So basically, not to put too fine a point on it, he's saying that the little guy  should have gotten screwed and the ultra-rich should have reaped the benefits.   Now, lest you think this is  an unfair and grotesque distortion of Romney’s views; let me point out to you, that this is the EXACT BUSINESS MODEL he used at vulture capital, excuse me, private equity firm, Bain Capital to amass his own gigantic personal fortune.  Their pattern was simple:
1)    find a “weak” company, one with substantial assets that was nonetheless “underperforming”
2)     snap it up cheap, and then either
a.    chop it up and sell the bones, or
b.     leverage it to the hilt, and then take it through bankruptcy to wipe out its liabilities (to workers or suppliers or anyone else),
3)    Profit.

This is exactly how Romney thinks the American economy should be run, by and exclusively for the benefit of the managers and the investors and with no consideration for the workers.  And While Romney in his op-ed tries to paint Obama's deal as a favor to "corrupt Union bosses" those $7,000 checks in the pockets of the rank and file, easily put paid to that lie.

I wouldn't be surprised to see even an Uber-conservative like Rick Santorum tee off on Romney for writing this piece and for opposing the auto rescue.  This is too easy an opening NOT to attack in Michigan of all places. But if he doesn't  Obama MUST.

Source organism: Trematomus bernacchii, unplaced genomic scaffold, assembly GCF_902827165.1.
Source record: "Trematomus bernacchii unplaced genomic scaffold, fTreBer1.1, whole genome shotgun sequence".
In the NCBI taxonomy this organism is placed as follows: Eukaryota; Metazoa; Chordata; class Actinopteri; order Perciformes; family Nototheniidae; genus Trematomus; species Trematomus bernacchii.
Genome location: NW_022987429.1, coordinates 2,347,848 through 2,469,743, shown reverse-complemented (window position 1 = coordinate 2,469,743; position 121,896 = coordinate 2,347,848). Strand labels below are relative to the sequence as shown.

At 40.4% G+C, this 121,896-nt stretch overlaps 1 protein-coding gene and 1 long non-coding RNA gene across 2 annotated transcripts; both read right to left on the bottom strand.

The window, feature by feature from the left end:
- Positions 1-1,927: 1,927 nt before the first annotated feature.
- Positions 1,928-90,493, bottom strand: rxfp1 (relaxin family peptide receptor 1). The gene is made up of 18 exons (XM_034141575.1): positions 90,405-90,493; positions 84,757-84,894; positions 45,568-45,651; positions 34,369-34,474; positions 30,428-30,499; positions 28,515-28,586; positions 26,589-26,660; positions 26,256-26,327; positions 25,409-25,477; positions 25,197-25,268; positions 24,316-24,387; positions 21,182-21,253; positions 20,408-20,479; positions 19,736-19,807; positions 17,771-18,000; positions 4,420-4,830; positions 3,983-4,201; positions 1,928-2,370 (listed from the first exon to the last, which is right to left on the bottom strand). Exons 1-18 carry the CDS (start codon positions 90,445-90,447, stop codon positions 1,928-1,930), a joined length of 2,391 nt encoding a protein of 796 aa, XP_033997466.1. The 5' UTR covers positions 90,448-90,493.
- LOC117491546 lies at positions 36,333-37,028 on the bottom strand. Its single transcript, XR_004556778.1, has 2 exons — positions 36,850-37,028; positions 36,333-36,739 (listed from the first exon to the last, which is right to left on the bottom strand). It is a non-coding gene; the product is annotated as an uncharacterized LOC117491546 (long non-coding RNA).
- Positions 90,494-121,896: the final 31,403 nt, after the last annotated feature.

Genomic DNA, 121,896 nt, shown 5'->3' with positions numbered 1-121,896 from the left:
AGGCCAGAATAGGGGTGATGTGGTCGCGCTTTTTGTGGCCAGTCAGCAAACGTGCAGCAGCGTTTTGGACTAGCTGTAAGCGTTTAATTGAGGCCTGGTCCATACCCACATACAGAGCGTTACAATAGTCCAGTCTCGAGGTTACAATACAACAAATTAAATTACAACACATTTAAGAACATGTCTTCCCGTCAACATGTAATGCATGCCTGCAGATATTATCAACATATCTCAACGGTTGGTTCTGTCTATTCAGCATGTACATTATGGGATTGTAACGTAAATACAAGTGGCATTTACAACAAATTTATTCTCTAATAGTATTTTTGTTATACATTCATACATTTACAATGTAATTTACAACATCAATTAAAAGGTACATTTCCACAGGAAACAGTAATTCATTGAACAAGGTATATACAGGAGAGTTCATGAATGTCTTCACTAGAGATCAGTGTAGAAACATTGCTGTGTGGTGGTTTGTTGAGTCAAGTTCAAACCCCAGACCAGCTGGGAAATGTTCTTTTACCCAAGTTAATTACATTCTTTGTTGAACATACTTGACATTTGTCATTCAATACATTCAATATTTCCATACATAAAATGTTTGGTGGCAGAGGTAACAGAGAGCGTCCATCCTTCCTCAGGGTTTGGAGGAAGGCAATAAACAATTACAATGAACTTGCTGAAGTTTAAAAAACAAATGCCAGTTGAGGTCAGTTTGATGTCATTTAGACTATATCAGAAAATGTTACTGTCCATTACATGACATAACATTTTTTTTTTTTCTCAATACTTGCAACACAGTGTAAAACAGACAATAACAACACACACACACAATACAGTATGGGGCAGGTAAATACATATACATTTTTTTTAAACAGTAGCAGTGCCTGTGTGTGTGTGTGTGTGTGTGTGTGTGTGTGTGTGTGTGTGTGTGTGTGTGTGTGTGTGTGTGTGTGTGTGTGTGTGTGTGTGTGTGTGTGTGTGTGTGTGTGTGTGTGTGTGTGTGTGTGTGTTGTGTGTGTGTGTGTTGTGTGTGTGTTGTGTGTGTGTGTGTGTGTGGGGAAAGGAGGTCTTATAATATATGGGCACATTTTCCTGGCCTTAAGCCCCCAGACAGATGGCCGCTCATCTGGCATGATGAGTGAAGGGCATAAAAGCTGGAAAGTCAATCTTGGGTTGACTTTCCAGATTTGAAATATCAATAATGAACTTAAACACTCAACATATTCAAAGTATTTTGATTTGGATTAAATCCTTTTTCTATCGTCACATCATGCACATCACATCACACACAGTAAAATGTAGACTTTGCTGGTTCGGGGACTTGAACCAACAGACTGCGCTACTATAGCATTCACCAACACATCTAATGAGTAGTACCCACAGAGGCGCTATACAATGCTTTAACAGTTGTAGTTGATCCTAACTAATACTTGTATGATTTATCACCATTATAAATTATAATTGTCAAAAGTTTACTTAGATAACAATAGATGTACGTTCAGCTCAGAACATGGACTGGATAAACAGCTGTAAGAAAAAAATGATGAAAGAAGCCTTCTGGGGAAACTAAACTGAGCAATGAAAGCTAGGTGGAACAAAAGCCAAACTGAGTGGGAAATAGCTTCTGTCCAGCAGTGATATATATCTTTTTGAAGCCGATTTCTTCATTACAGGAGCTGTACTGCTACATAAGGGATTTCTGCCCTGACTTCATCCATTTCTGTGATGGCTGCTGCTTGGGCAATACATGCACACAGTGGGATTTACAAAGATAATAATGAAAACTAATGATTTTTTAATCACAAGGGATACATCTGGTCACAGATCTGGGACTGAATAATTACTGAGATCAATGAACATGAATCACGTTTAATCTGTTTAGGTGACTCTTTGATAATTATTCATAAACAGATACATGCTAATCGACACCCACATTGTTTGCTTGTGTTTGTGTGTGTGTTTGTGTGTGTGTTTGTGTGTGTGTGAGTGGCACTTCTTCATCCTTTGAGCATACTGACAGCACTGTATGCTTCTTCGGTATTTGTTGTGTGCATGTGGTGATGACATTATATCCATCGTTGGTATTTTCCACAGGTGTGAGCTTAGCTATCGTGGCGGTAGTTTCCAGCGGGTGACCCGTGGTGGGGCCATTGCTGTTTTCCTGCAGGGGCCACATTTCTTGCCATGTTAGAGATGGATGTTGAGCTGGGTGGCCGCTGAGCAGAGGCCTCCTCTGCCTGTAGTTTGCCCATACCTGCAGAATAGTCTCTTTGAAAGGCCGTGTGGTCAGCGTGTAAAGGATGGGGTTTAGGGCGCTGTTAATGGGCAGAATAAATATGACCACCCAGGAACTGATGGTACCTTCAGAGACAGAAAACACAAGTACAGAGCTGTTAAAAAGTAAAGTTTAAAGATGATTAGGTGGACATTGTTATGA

In this Op-ed, Romney beautifully illustrates the dichotomy between the  Americas He's offering to America  and the one Obama outlined in his State of the Union:

-Obama wants one where everyone participates and contributes to the running of this country and in return everyone gets some of the benefit when prosperity increases.

-Romney embraces the status quo: where You have to somehow find yourself on the top rung of the ladder before you start seeing any benefits, and where those who Have, get a whole lot more, and everyone else squabbles over the scraps.

As those GM workers go home and try to figure out how to spend those bonuses, hopefully they'll be very clear on which America THEY want, and which candidate made that possible, and which one would have stopped it from ever happening

Originally posted to Magorn on Fri Feb 17, 2012 at 08:49 AM PST.

Also republished by In Support of Labor and Unions.